The Evolution Championship Series has historically been the largest fighting game tournament in the world, allowing free registration for anyone who wants to compete. Registration for the event closed on July 1, shortly after which the organization announced that the event had reached record-breaking entrant numbers. The Street Fighter V tournament had 5,107 registered entrants, making the biggest single-location tournament in fighting game history, doubling the number of entrants for Ultra Street Fighter IV the previous year. Evo 2016 also broke records for largest Super Smash Bros. tournament (2,662 entrants for Wii U, and 2,372 for Melee), largest Pokken Tournament tournament (1,180 entrants), and largest Killer Instinct tournaments (546 entrants). Guilty Gear Xrd Revelator saw 910 entrants, while Ultimate Marvel vs Capcom 3 and Mortal Kombat XL both saw over 700 competitors (782 for the former, 713 for the latter). Tekken 7: Fated Retribution reached a turn-out of 549 competitors.[8][9]

Evo 2016 had around 15,000 attendees, most of which competed in at least one tournament. According to Evo co-founder Tom Cannon, players from 72 countries were set to compete in the event.[10]


ESPN2 televised the finals of the Street Fighter V tournament on July 17. The program was also made available through WatchESPN. Vice president of programming and acquisitions, ESPN Digital Media, John Lasker, stated that "the Street Fighter V World Championship will be one of the must-see competitions from the Evo finals," while Joey Cuellar, chief executive officer of Evo, stated that the organization was "excited to bring the energy and excitement of our world finals to a wider audience."[11]

As every year, the entire tournament was streamed through the Twitch streaming service. The tournament was broadcast across six different streams: four Evo-run streams provided coverage of all games throughout the weekend, while Capcom ran its own stream that featured additional coverage of Street Fighter V on Friday and Saturday, and Namco provided a stream with additional coverage of Tekken 7.[12]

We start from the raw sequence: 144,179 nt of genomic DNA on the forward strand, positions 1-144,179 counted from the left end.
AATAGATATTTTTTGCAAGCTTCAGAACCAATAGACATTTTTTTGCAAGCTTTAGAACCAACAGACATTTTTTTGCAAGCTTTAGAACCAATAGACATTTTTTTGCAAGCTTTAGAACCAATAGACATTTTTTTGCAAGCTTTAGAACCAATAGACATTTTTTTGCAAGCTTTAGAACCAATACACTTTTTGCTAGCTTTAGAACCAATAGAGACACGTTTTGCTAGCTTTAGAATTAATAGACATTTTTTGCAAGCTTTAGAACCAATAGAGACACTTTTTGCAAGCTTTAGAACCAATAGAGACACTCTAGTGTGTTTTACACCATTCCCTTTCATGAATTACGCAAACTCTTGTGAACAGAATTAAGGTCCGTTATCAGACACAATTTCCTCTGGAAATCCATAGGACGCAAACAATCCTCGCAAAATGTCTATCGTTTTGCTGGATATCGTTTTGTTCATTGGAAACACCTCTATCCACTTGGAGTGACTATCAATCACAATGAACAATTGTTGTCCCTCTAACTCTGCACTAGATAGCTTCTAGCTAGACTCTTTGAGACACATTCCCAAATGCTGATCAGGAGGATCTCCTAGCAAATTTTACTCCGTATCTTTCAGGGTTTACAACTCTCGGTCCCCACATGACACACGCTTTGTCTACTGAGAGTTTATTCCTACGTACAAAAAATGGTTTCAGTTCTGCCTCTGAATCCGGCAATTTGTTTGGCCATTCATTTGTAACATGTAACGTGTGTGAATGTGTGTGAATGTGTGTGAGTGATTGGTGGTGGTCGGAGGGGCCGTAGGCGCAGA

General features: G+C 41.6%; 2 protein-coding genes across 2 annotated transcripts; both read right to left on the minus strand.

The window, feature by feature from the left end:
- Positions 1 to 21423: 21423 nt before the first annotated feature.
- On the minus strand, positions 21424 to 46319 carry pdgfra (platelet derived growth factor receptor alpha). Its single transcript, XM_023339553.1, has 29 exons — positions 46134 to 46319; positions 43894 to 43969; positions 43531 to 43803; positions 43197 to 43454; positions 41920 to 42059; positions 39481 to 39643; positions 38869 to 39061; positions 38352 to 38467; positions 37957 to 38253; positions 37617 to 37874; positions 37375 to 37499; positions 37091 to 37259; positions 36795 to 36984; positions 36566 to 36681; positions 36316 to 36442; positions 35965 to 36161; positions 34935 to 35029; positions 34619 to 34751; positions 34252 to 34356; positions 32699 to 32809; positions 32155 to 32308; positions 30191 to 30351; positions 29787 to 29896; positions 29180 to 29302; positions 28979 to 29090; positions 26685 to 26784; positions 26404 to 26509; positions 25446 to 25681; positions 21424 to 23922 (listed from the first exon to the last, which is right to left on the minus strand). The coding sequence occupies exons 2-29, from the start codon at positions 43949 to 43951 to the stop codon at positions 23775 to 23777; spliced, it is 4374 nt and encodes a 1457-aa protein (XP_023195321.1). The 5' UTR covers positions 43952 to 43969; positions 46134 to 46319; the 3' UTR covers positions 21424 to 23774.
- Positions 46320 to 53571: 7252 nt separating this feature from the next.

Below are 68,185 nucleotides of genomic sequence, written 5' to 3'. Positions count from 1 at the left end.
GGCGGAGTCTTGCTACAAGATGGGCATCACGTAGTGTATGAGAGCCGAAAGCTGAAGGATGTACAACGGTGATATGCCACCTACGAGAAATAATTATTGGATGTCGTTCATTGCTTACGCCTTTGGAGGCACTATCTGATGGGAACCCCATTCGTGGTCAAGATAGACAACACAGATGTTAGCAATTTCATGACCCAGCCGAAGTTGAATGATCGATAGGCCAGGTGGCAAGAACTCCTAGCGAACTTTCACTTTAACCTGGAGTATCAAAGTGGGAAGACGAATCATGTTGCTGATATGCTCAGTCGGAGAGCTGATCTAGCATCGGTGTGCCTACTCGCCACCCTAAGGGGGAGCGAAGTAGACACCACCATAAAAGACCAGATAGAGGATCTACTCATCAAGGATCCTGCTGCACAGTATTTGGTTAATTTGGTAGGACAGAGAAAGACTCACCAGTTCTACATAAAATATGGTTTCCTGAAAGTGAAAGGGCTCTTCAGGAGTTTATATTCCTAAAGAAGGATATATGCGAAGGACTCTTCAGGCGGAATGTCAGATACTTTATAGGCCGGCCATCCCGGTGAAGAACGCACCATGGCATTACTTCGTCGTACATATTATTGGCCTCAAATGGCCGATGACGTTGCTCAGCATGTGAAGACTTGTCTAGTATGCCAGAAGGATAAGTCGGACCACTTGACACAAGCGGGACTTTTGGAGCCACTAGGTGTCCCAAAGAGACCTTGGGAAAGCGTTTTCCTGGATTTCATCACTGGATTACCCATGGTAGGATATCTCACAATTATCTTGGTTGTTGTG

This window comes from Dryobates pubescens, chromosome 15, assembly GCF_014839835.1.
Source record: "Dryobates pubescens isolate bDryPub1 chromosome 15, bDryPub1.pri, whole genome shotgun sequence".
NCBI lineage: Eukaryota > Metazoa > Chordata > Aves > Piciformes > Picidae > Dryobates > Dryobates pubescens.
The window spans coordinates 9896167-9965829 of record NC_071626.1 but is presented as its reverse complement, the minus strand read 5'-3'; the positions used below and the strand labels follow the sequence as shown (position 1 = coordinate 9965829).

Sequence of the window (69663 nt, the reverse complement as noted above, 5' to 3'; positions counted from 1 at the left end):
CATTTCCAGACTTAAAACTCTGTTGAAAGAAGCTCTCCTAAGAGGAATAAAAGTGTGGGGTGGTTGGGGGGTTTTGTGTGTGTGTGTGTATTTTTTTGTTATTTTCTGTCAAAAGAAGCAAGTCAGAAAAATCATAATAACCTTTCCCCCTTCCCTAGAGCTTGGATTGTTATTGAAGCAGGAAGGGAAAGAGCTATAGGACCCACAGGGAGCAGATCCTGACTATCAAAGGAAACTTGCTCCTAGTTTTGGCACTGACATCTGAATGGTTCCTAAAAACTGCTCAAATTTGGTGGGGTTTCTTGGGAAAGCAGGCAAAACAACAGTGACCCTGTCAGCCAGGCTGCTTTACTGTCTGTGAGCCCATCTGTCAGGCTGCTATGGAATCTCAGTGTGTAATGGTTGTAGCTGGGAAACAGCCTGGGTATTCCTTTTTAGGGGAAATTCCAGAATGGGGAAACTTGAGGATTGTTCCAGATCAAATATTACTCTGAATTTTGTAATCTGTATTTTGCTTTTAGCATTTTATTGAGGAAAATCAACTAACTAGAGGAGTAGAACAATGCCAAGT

The hype video made for Evo 2016's Street Fighter V finals featured a track by Lupe Fiasco titled "Killers", which was made specifically for the video.[13]

Tournament summary[edit]

Street Fighter V[edit]


There are no gods in Street Fighter V. No match-up has been solved, no mechanics perfected, and players are learning new elements every day.

—Eric van Allen, Paste Magazine[14]

Street Fighter V made its Evo debut in 2016, despite its launch earlier that year being less than optimal, with the game missing a story mode and basic multiplayer features. Eric van Allen of Paste Magazine stated that "this was not a game polished and prepped, but released early in order to make the cut for the e-sports season." Van Allen also stated that the season of competitive Street Fighter before Evo was dynamic, with many new players rising to the top and sinking just as fast and strategies shifting on a weekly basis. Only two weeks prior to Evo 2016, two new characters (Balrog and Ibuki[15]) were introduced to the game, and both were legal to play in the tournament. Regardless, players and commentators frequently mentioned how fun the game is to learn.[14]

Joseph Bradford described the Top 8 Street Fighter finalists as "an interesting bunch", as fan-favorite players like Yusuke Momochi, Tokido, Daigo Umehara, Justin Wong, and Eduardo "PR Balrog" Perez were all eliminated beforehand. The finalists included six Japanese players – Fuudo, MOV, Yukadon, Nemo, Goichi Kishida, and Eita – one Korean player: Infiltration – and one United States player: Joseph "L.I. Joe" Ciaramelli. Bradford stated that many of marquee match-ups that many Evo viewers were looking forward to happened during the final elimination rounds on July 16, including match between Daigo Umehara and Justin Wong, which was won by the latter. Infiltration beat Gamerbee during the elimination rounds as well.[16]

Grand Finals[edit]

The V-shaped stage in a large events center surrounded by filled stands. Two people are sitting at a desk at the center of the stage, with two staffmembers standing next to them. Above the stage hangs a large cube with a monitor on each side, showing the Street Fighter match currently being played. Two presenters can be seen in the notch of the stage.
Street Fighter V being played at the Mandalay Bay Events Center

Infiltration, who came in third behind Gamerbee and Momochi during Evo 2015, lost against Fuudo during the first round of the winner's bracket of the Street Fighter Top 8, but both achieved a series of wins throughout the rest of the tournament and the two faced of again in the finals. Here, Infiltration beat Fuudo, delivering three perfect rounds. When asked what adjustments he had made to his strategy, Infiltration responded simply with "download complete", suggesting he had identified and understood Fuudo's techniques when he was matched against him for the second time.[17][18]